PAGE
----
Journal of Neural Transmission

, Volume 117, Issue 9, pp 1067–1076 | Cite as

Chronic variable stress induces oxidative stress and decreases butyrylcholinesterase activity in blood of rats

  • Bárbara Tagliari
  • Tiago M. dos Santos
  • Aline A. Cunha
  • Daniela D. Lima
  • Débora Delwing
  • Angela Sitta
  • Carmem R. Vargas
  • Carla Dalmaz
  • Angela T. S. Wyse
Basic Neurosciences, Genetics and Immunology - Original Article

Abstract

Depressive disorders, including major depression, are serious and disabling, whose mechanisms are not clearly understood. Since life stressors contribute in some fashion to depression, chronic variable stress (CVS) has been used as an animal model of depression. In the present study we evaluated some parameters of oxidative stress [thiobarbituric acid reactive substances (TBARS), catalase (CAT), superoxide dismutase (SOD) and glutathione peroxidase (GPx)], and inflammatory markers (interleukin 6, C reactive protein, tumor necrosis factor-alpha and nitrites), as well as the activity of butyrylcholinesterase in blood of rats subjected to chronic stress. Homocysteine and folate levels also were measured. Stressed animals were submitted to different mild stressors for 40 days. After CVS, a reduction in weight gain was observed in the stressed group, as well as an increase in immobility time in the forced swimming test as compared with controls. Stressed animals presented a significant increase on TBARS and SOD/CAT ratio, but stress did not alter GPx activity and any inflammatory parameters studied. CVS caused a significant inhibition on serum butyrylcholinesterase activity. Stressed rats had higher plasmatic levels of homocysteine without differences in folate levels. Although it is difficult to extrapolate our findings to the human condition, the alterations observed in this work may be useful to help to understand, at least in part, the pathophysiology of depressive disorders.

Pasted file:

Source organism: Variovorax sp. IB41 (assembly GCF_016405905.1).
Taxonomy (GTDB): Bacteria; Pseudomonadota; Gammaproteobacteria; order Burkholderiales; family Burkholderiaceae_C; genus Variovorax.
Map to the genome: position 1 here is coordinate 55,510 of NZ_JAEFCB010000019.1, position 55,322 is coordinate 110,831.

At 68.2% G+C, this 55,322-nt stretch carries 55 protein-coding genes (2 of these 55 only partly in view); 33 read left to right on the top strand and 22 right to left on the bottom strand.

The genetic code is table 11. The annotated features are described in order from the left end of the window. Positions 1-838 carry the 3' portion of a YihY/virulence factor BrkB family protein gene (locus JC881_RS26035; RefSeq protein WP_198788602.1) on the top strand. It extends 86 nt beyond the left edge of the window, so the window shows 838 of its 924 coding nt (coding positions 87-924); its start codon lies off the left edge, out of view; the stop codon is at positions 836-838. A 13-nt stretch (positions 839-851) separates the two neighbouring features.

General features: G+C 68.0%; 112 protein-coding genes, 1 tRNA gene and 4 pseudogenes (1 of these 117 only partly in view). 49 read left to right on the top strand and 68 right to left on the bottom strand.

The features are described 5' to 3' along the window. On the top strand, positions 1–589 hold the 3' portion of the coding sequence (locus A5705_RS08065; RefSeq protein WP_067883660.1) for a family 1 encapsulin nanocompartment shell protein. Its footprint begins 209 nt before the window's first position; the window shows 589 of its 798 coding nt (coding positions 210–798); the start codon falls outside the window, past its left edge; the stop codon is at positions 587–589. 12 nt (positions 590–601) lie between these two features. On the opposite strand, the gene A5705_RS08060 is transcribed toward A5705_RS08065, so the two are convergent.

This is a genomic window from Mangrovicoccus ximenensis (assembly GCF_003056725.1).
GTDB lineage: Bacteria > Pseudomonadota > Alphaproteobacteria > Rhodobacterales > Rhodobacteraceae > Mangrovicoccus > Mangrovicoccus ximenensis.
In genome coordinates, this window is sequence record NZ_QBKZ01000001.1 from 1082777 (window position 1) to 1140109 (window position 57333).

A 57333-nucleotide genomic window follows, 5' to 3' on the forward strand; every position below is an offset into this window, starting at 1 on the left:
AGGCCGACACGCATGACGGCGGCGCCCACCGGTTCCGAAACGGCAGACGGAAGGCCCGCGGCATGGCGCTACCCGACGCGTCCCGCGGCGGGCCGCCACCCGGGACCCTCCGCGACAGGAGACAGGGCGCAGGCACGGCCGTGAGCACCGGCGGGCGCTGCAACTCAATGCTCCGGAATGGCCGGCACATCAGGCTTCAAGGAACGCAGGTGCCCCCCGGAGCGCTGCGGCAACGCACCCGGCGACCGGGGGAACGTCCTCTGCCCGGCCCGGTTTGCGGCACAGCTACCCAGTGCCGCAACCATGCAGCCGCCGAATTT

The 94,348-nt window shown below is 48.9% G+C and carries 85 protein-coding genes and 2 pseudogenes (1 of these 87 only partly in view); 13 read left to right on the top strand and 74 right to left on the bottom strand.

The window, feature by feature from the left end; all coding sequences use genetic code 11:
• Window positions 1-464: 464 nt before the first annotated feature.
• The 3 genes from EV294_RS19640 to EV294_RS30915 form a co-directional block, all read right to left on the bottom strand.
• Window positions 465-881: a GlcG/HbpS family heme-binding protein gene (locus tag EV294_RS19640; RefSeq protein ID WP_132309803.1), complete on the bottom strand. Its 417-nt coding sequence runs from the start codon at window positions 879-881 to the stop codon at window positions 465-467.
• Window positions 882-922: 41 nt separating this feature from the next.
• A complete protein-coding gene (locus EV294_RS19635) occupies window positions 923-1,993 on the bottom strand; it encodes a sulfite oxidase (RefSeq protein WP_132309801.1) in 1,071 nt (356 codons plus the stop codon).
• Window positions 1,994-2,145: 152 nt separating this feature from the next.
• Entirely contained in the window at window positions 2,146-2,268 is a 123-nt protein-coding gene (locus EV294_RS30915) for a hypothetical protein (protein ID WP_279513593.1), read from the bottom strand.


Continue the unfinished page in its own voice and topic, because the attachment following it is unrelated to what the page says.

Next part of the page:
Keywords

Depression Oxidative stress Inflammation Butyrylcholinesterase Homocysteine 

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Copyright information

© Springer-Verlag 2010

Authors and Affiliations

  • Bárbara Tagliari
    • 1
    • 2
  • Tiago M. dos Santos
    • 1
    • 2
  • Aline A. Cunha
    • 1
    • 2
  • Daniela D. Lima
    • 5
  • Débora Delwing
    • 6
  • Angela Sitta
    • 4
  • Carmem R. Vargas
    • 4
  • Carla Dalmaz
    • 3
  • Angela T. S. Wyse
    • 1
    • 2
  1. 1.Laboratório de Neuroproteção e Doenças Metabólicas, Departamento de BioquímicaICBS, Universidade Federal do Rio Grande do Sul, UFRGS, Rua Ramiro BarcelosPorto AlegreBrazil
  2. 2.Laboratório de Erros Inatos do Metabolismo, Departamento de BioquímicaICBS, Universidade Federal do Rio Grande do Sul, UFRGS, Rua Ramiro BarcelosPorto AlegreBrazil
  3. 3.Laboratório de Neurobiologia do Estresse, Departamento de BioquímicaICBS, Universidade Federal do Rio Grande do Sul, UFRGS, Rua Ramiro BarcelosPorto AlegreBrazil
  4. 4.Serviço de Genética Médica, HCPAPorto AlegreBrazil
  5. 5.Centro de Ciências da SaúdeUniversidade Comunitária da Região de Chapecó, Avenida Senador Attílio FontanaChapecóBrazil
  6. 6.Departamento de Ciências Naturais, Centro de Ciências Exatas e NaturaisUniversidade Regional de BlumenauBlumenauBrazil

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